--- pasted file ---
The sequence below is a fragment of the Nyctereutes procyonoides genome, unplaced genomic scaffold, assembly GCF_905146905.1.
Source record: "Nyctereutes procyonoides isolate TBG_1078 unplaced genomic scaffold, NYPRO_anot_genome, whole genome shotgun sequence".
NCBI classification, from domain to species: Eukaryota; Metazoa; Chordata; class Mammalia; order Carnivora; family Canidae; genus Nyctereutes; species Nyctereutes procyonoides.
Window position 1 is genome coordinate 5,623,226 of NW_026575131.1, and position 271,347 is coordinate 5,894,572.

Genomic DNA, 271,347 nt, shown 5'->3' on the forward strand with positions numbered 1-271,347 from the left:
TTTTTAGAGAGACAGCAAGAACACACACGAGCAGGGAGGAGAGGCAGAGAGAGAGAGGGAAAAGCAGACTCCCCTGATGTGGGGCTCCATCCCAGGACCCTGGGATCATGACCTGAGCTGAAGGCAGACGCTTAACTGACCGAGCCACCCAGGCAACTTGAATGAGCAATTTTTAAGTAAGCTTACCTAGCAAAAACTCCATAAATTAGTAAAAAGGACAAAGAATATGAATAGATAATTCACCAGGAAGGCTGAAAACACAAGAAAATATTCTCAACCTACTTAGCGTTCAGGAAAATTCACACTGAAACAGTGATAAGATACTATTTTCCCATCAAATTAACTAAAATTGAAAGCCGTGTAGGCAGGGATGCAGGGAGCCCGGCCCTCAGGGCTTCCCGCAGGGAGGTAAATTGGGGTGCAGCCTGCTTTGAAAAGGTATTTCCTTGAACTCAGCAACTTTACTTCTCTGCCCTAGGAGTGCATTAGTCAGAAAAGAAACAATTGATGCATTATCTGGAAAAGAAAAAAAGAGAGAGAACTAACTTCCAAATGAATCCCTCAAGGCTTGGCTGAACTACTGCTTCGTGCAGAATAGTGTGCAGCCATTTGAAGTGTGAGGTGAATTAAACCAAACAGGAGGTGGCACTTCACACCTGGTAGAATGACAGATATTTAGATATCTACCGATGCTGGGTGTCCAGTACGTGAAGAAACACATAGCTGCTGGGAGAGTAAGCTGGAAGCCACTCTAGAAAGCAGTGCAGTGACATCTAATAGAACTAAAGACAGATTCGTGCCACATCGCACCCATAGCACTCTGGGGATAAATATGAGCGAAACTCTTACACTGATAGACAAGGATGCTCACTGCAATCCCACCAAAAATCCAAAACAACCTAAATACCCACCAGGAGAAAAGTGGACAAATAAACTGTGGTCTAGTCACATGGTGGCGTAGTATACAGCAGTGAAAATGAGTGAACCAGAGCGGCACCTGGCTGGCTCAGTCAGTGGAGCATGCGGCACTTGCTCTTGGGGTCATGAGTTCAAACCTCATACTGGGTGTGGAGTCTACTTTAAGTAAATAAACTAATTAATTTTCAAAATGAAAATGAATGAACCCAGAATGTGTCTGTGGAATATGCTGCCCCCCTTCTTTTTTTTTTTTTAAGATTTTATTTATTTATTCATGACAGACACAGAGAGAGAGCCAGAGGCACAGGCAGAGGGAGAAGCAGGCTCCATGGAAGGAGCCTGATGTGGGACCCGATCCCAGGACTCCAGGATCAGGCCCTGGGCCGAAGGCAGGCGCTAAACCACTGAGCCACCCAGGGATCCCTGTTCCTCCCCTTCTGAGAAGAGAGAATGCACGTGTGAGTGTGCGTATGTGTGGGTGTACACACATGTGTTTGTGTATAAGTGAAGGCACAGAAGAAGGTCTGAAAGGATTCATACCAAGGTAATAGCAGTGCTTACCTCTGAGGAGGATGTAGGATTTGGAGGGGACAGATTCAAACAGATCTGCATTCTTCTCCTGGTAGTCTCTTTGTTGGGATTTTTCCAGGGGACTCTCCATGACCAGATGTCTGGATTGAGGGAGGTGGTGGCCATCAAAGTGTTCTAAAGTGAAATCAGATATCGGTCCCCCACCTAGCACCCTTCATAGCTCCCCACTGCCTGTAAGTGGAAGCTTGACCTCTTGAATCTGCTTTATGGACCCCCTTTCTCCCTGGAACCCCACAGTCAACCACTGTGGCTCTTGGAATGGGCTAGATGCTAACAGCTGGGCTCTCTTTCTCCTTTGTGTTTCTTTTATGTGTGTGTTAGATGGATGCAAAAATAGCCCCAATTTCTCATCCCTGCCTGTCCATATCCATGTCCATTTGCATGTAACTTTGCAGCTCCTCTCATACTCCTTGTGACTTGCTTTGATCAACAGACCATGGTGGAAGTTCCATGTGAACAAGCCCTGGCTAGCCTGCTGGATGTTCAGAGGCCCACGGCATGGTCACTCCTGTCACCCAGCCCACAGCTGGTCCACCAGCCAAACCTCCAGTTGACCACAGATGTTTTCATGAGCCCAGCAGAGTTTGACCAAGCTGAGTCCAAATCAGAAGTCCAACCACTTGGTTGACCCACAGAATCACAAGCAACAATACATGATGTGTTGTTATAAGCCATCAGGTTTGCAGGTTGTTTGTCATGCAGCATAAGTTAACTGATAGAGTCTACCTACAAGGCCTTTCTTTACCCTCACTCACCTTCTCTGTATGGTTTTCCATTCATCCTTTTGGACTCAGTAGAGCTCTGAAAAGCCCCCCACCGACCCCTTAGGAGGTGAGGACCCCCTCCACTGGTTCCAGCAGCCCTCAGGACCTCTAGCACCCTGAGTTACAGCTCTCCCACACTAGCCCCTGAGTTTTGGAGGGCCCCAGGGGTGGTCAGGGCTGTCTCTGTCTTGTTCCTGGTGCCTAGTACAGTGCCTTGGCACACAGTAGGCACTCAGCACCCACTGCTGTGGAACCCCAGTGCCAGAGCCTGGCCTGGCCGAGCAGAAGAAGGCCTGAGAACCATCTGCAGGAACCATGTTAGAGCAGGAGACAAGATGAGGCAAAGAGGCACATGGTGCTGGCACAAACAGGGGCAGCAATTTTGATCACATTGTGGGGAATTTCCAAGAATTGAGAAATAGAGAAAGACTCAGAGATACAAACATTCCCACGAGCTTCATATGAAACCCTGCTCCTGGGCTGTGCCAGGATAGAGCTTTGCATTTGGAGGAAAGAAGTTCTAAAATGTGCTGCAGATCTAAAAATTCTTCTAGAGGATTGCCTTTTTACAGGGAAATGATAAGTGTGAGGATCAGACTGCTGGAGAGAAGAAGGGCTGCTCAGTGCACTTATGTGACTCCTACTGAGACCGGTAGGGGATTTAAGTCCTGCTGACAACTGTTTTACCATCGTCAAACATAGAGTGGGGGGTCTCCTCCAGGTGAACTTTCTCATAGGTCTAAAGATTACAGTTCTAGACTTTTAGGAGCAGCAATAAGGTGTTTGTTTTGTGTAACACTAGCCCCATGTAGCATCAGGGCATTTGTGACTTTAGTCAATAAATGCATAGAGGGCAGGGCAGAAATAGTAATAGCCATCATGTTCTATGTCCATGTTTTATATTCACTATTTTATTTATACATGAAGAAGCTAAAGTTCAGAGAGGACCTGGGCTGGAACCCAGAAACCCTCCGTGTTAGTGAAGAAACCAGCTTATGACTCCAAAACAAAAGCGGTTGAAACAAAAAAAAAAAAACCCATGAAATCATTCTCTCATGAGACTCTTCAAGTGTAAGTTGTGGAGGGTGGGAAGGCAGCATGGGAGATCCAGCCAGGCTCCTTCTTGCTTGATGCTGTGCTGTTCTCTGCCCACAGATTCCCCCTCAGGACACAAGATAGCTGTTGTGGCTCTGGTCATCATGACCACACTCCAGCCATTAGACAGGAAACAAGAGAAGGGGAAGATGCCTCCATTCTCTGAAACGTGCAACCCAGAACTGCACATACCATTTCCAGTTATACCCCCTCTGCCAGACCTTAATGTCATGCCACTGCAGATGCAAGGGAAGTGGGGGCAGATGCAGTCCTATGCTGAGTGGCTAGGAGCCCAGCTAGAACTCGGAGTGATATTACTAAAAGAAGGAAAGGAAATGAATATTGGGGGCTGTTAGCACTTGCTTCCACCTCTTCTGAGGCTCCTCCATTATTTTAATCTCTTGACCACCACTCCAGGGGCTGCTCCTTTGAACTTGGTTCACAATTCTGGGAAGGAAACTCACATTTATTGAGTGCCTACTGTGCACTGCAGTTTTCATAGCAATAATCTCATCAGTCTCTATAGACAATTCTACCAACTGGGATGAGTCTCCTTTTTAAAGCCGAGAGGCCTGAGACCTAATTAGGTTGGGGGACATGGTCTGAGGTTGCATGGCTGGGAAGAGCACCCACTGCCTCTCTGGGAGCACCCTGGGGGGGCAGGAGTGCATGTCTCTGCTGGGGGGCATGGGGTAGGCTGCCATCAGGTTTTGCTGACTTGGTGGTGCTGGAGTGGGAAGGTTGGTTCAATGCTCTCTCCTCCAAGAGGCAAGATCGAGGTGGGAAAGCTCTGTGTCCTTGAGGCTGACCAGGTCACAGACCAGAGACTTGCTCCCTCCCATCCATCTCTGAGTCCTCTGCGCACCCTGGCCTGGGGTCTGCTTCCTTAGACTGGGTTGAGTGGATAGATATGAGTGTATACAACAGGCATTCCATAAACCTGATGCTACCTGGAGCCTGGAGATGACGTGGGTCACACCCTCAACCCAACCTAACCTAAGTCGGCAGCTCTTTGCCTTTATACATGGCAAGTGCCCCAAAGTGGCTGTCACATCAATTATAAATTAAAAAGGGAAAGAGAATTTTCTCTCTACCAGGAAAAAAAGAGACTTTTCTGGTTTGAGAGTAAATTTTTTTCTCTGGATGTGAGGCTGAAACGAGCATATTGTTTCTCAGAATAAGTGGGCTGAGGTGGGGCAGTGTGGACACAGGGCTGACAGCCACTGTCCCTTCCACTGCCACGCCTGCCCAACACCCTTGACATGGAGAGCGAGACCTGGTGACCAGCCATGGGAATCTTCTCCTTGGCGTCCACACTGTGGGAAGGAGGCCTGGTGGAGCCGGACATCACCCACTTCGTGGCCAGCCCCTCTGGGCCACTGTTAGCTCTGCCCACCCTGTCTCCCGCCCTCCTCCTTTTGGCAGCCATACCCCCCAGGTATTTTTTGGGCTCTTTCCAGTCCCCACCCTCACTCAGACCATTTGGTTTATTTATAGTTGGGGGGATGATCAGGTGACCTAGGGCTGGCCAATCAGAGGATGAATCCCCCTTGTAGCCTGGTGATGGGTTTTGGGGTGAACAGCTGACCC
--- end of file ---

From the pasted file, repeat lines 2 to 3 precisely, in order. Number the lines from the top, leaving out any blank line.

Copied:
Source record: "Nyctereutes procyonoides isolate TBG_1078 unplaced genomic scaffold, NYPRO_anot_genome, whole genome shotgun sequence".
NCBI classification, from domain to species: Eukaryota; Metazoa; Chordata; class Mammalia; order Carnivora; family Canidae; genus Nyctereutes; species Nyctereutes procyonoides.